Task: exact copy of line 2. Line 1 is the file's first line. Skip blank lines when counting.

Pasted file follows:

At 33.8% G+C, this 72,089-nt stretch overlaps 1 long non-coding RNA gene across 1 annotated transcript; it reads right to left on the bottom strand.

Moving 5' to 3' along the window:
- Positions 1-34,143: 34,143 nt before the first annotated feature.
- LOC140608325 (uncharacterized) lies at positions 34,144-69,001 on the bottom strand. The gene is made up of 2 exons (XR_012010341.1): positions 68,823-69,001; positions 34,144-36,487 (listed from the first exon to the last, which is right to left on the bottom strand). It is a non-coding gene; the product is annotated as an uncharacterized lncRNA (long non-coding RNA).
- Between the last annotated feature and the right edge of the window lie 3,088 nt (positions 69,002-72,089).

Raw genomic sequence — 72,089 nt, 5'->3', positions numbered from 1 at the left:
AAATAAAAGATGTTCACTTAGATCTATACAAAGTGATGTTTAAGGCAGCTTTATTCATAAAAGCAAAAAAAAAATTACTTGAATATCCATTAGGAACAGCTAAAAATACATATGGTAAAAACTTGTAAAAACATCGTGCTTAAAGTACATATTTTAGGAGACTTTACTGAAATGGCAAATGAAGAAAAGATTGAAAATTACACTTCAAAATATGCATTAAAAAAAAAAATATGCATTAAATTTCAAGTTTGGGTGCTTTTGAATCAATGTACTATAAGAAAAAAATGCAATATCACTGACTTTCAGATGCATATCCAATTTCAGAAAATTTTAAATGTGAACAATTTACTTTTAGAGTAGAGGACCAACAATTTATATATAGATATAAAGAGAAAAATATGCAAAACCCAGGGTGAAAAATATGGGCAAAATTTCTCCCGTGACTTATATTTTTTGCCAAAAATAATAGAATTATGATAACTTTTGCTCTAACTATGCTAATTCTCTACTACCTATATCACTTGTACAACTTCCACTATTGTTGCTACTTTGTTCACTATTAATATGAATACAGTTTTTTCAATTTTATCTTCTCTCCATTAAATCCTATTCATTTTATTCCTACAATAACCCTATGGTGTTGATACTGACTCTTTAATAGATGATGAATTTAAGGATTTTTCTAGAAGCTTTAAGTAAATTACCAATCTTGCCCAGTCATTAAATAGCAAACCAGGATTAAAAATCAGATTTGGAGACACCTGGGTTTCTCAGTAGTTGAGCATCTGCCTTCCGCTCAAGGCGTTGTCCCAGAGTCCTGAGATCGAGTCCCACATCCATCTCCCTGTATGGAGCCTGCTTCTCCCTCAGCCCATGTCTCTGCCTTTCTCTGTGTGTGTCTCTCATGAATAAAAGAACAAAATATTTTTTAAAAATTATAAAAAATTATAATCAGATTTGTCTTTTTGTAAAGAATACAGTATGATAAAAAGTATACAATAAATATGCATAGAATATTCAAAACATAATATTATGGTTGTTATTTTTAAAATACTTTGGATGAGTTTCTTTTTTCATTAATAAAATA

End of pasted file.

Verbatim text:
Moving 5' to 3' along the window: